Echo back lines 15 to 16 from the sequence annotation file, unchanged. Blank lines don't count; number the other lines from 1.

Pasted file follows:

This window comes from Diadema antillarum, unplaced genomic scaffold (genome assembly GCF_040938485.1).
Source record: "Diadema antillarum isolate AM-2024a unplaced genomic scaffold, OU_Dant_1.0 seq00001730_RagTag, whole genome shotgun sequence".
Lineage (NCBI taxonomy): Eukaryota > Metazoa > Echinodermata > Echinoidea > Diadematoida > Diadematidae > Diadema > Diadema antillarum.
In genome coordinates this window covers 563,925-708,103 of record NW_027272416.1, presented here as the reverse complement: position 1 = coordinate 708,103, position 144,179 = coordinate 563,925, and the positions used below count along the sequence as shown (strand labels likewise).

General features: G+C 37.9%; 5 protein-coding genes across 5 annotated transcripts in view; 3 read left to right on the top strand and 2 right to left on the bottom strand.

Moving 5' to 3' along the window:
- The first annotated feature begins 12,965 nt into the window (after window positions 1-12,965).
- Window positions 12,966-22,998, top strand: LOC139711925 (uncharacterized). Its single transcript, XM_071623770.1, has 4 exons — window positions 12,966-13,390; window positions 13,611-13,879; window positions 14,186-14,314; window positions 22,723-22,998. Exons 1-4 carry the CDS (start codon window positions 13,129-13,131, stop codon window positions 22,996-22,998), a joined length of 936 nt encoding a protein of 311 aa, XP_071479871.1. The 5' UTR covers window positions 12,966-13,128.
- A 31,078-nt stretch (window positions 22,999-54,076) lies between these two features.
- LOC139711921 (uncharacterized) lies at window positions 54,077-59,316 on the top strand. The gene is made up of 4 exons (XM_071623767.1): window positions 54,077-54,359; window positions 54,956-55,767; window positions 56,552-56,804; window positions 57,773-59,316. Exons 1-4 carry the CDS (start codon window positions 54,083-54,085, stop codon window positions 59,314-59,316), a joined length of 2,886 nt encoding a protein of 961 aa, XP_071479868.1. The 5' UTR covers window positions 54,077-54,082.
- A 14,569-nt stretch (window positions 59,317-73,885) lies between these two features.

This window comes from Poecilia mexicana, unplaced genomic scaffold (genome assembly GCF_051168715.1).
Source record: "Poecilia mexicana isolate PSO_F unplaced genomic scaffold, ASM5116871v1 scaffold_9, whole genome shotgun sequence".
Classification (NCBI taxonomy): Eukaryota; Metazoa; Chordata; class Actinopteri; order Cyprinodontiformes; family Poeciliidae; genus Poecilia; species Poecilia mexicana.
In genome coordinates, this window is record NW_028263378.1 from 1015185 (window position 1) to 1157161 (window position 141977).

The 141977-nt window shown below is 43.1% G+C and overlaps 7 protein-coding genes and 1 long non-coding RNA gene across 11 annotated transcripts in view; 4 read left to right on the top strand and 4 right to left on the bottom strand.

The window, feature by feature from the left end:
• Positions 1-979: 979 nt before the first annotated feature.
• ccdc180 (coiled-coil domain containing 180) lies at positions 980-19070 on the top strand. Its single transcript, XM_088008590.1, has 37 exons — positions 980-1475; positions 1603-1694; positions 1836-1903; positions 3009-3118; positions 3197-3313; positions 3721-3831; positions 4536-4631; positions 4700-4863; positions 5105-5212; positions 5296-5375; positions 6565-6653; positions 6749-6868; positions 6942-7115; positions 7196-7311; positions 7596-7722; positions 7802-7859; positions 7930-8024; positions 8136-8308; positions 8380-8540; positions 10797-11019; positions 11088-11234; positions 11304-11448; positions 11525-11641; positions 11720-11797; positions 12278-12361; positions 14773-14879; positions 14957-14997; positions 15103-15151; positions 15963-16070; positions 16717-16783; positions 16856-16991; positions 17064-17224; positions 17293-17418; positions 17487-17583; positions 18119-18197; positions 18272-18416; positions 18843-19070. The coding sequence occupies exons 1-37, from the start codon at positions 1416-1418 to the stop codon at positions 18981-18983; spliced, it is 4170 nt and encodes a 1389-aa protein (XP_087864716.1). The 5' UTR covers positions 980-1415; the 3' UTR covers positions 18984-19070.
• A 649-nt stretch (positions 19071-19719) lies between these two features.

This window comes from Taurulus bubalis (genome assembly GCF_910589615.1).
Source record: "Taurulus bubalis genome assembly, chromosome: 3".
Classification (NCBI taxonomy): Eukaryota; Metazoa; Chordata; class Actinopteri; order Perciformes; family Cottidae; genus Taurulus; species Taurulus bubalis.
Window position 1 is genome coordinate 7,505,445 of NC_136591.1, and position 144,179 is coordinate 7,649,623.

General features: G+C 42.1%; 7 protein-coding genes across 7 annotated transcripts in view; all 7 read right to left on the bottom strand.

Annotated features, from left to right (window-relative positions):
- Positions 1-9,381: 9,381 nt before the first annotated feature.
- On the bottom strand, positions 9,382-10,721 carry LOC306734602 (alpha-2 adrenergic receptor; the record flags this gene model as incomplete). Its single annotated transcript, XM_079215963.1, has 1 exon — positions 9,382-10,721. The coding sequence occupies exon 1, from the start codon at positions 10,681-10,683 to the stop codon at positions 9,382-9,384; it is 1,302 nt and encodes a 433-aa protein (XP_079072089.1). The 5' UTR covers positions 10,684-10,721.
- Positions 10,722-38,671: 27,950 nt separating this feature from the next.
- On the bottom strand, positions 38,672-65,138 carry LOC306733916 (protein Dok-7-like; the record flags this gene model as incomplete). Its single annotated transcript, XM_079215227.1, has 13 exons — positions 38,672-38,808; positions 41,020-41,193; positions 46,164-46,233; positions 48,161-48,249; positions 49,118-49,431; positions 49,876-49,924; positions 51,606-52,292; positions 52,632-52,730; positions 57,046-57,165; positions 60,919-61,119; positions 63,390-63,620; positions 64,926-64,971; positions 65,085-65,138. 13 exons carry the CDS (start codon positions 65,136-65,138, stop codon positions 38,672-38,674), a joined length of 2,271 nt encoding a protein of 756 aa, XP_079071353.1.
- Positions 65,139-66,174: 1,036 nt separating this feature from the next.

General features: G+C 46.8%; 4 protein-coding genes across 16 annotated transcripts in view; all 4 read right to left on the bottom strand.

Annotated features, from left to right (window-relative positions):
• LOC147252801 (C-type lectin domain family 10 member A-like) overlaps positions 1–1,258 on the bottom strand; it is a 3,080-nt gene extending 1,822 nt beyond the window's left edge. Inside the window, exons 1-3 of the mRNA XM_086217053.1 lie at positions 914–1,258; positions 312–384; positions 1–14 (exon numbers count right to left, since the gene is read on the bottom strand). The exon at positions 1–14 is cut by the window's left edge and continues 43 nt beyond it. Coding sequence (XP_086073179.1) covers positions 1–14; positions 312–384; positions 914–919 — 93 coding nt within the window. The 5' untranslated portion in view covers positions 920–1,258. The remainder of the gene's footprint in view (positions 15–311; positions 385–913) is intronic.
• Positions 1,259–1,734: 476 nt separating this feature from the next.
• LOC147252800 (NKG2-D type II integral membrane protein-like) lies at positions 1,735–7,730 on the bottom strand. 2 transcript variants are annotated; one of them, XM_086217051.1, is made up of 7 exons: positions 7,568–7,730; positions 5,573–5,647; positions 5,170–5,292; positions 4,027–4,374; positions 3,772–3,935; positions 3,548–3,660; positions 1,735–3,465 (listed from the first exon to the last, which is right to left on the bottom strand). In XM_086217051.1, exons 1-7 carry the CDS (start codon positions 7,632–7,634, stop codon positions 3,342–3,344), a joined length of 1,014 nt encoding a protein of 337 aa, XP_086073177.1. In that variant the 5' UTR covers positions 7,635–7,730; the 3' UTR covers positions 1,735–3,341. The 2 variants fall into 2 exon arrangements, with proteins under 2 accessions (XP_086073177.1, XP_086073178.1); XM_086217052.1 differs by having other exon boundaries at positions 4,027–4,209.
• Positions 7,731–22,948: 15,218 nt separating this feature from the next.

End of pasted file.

In genome coordinates, this window is record NW_028263378.1 from 1015185 (window position 1) to 1157161 (window position 141977).

The 141977-nt window shown below is 43.1% G+C and overlaps 7 protein-coding genes and 1 long non-coding RNA gene across 11 annotated transcripts in view; 4 read left to right on the top strand and 4 right to left on the bottom strand.